Computer-vs.-computer games of FIFA livestream to gamblers on Twitch. Fantasy contests carry League of Legends lineups. In the coronavirus age, video games have grown into a darling for casinos.
Marco Blume, trading director for the sports book Pinnacle, remembers when betting on the competitive video games known as esports was an exotic concept.
"When we started with esports in 2010, we got maybe $100 in wagers in a week and got excited," Blume said over videoconference from London. "We would watch the screen and cheer as each individual bet came in. When I first pitched esports wagering to my board, they either said, 'What are you talking about?' or they laughed."
Now, in the thick of the coronavirus pandemic, with traditional sports moribund and casinos reeling, no one in the half-trillion-dollar global gambling industry is laughing at esports. Instead, they are rushing to offer more betting on it.
Even as overall wagering has declined, betting companies have been buoyed by an enduring casino truism: Gamblers find things to gamble on. Since March, bettors have flocked to computer games and easily understood digital simulacrums of soccer, basketball and football.
Many video game publishers are struggling to respond to the surge, and industry reports in Europe, where sports betting is ubiquitous, indicate that half of all such wagering since early March has been on esports. Some bookmakers have had increases in esports betting of more than 40 times during that time.
"Esports is king now," Blume said. "Since March, esports has been our No. 1 category globally, and the overall majority of total wagering for us. Every significant bookmaker now offers esports. If you didn't before, you certainly do now." (Global online bookmakers like Pinnacle, based in Curaçao, are illegal in the United States but generally legal and popular in much of the rest of the world. Blume's job of trading director is comparable to running trading and risk exposure for a medium-size Wall Street firm.)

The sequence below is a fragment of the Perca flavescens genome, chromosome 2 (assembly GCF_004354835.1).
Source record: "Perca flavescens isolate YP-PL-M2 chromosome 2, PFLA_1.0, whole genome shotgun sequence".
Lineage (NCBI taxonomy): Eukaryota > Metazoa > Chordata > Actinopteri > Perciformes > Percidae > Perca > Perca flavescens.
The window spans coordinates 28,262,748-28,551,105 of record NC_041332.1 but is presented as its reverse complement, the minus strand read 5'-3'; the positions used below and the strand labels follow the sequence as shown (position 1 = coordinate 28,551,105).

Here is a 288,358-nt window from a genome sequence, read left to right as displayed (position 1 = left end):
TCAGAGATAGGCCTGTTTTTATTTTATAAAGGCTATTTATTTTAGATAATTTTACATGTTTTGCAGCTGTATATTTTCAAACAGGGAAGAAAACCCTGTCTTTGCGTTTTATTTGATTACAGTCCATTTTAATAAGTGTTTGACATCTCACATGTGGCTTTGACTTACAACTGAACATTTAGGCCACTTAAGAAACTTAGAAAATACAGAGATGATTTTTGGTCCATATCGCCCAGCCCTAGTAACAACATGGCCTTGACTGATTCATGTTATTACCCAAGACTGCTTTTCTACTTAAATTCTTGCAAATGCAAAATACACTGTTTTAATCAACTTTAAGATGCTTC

Overall, worldwide esports gambling revenue is expected to double this year to about US$14 billion. And as sports gambling spreads across the United States in the wake of a 2018 Supreme Court ruling, states including Colorado, Nevada and New Jersey are vying to get ahead of others in esports offerings. In Nevada, sports betting has been regulated since 1949. The state approved its first legal esports bet in 2016. It approved two additional tournaments in 2017, and then no more until the pandemic began. Since March, Nevada regulators have approved betting on 13 esports leagues and tournaments.
"People out there want to bet on something, and our licensees want to offer betting opportunities for their customers, and by the nature of how esports work, the players can sit in their house and still compete," James Taylor, chief of the enforcement division of the Nevada Gaming Control Board, said in an interview.
By mid-March, Taylor said, casino operators were filing esports wagering applications at a rate of "almost one a day." He said his team had approved all of the applications except two, for wagers on leagues that did not satisfy investigators that proper anti-corruption protocols were in place. "As a regulator, we want to make sure things are done properly with the correct oversight so the entire industry can grow," Taylor said.